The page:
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Use Organic Garden Fertilizer


Growing Organic Food

Organic garden fertilizer provides a good environment for your home vegetable garden. Dry or liquid organic fertilizer supplies nutrients that are needed for growing organic food.


Making and using organic garden fertilizer is often one of the key steps in establishing an organic home vegetable garden. After all, your food can't be truly organic if its growth is aided by mass-produced chemical fertilizers. When you use organic fertilizers, your food doesn't absorb unnatural compounds from the soil.

You can recycle organic material to create a compost heap. However, you will most likely find that compost on its own is not enough to encourage the growth you want; rather than fertilizing the soil, it makes nutrients currently in the soil easier to absorb for the plants growing there.

Ingredients that work best as organic fertilizers will typically either be from mineral sources or from by-products of plants and animals. This includes both ground animal bones and blood (in solid, meal form), as well as certain animal excrements. Most manure is similar to compost in that it has low nutrient levels but bat guano, for example, contains high nitrogen levels and a little phosphorous.




Balancing Nutrients

Bear in mind that one particular natural fertilizer substance does not provide the sufficient nutrients you need for an entire garden. You need to mix and match ingredients to create a fertilizer that contains the balanced array of nutrients necessary to ensure good growth. The most important nutrients to balance are phosphorous, nitrogen and potassium.




Liquid Organic Fertilizer

Many organic fertilizers are solid materials: typically plant or animal meals or pellets. However, some forms of organic fertilizer, such as kelp or seaweed, are available in liquid form. Comfrey, manure and urine are also common ingredients in liquid fertilizers. These ingredients need to be mixed with water and given time to ferment before use.




Growing Organic Food

As mentioned above, growing organic food requires an understanding of nutrients and how they affect plant growth. Let’s take a quick look at the role each of the three major nutrients play in growing organic food:

  • Nitrogen: this nutrient is essential for photosynthesis and the growth of new cells in plants.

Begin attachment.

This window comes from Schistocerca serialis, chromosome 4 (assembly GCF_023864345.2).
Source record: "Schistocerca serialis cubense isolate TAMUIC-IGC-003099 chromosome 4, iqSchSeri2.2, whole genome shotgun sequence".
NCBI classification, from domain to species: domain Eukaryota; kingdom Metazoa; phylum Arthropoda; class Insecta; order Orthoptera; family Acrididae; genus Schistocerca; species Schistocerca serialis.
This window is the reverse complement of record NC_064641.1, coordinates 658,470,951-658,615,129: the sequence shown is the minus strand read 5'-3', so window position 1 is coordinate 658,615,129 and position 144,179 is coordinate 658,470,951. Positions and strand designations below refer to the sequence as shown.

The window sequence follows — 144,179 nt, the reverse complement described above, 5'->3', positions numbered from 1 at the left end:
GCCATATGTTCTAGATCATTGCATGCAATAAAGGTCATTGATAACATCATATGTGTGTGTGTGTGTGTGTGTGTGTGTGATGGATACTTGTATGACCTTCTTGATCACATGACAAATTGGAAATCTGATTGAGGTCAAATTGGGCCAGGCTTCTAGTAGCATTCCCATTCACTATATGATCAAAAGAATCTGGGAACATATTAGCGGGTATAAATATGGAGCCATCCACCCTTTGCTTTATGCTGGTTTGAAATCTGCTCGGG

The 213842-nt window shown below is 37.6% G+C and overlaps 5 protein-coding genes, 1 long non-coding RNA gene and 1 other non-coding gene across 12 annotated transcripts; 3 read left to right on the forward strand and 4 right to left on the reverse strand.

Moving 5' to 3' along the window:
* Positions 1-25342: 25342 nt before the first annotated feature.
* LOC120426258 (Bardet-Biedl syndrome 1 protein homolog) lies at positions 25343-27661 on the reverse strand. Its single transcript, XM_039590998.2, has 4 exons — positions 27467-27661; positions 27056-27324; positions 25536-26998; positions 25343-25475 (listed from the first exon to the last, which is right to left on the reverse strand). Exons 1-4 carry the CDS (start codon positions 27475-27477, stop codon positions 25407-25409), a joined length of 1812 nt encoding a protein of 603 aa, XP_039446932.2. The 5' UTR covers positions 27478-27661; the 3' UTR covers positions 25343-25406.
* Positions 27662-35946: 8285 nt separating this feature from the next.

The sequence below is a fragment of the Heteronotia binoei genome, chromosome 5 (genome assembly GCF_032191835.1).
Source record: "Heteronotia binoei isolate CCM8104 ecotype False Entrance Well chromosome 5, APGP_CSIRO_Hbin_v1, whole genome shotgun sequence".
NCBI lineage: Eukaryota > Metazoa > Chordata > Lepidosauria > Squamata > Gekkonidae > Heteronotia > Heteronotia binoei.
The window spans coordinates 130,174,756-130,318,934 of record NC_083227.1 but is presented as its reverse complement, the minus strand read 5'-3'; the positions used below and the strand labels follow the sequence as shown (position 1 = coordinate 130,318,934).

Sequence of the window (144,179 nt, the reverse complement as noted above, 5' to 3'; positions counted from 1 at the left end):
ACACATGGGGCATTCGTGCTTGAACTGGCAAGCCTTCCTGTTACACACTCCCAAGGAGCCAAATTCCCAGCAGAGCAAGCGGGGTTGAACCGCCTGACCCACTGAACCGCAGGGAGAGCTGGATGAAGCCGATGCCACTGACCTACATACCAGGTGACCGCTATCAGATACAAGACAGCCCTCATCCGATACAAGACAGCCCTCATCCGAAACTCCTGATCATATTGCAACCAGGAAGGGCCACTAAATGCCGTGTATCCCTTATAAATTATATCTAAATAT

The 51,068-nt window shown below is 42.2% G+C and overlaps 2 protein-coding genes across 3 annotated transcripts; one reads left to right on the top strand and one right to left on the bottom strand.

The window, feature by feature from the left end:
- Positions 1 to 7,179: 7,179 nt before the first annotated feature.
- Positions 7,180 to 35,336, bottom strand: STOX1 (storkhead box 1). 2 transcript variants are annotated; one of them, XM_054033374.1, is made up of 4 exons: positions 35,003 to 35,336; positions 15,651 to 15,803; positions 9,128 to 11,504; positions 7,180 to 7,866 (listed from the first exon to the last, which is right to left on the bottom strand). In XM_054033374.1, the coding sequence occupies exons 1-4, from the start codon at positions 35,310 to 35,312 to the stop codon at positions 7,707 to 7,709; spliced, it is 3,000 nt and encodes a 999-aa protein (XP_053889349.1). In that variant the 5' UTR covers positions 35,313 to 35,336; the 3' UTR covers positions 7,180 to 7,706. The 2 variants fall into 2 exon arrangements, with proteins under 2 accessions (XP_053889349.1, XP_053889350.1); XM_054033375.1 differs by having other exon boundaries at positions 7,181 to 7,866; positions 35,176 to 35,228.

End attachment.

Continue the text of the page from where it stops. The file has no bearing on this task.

• Potassium: this nutrient helps plants resist disease and survive through extreme conditions. It’s also important for the development of starch, making it particularly essential for vegetables like potatoes.
  • Phosphorous: this nutrient is particularly important for the growth of root structures. It is essential to have the right phosphorous levels if you want to grow vegetables that develop underground, like carrots.



Maintaining a Home Vegetable Garden

Here are a few more tips to make sure your organic home vegetable garden is a success:

  • Plenty of water is very important. Remember to adjust the amount of water you give you garden as the weather changes throughout the year.
  • Keep an eye out for weeds. You don’t want to put the time and effort into creating organic garden fertilizer only to have nutrients and space stolen away from your vegetables by weeds. Weeding is a job that requires constant attention.

You can buy or make your own organic fertilizer. When first starting out with growing your organic garden, I recommend buying your fertilizer from a local organic garden supplier.

Once you become more familiar with the ingredients needed to make a good fertilizer for your soil and for your plants, then you can experiment with making your own.

A well recognized organic recipe for fertilizer can be found at Mother Earth News: the basic ingredients include seed meal, kelp meal, bone meal, and lime.




Read More:

Organic Vegetable Gardening

Compost Fertilizer

Compost Bin Designs

Compost Containers

Fertilizer Types

Red Worm Composting

Worm Composters

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Natural Soil Aeration

Soil with a good population of worms in it is a healthy soil. If your existing soil has plenty of worms then you just need to keep them happy while your vegetables grow.

Worms in your soil keep it aerated and maintain a functioning drainage system. Worms are, in effect, tilling your soil.

Worms do not destroy the soil structure or pollute the environment with petrol fumes and residues (as heavy machinery do).

By creating space with their burrowing, worms allow air to circulate, water to drain, and roots to grow.

More on Worms: What do Worms Eat?

Disclaimer: The content of this page is an opinion and is not meant to be medical advice. We do not make any therapeutic claims for herbal supplements. This site is designed for educational purposes only and is not engaged in providing medical advice or professional services. Please consult with your doctor, health care practioner or professional service provider for specific problems or advice. Many recipes have been tested however some are submissions: no guarantee is given that the ingredients or directions provided are correct and complete.

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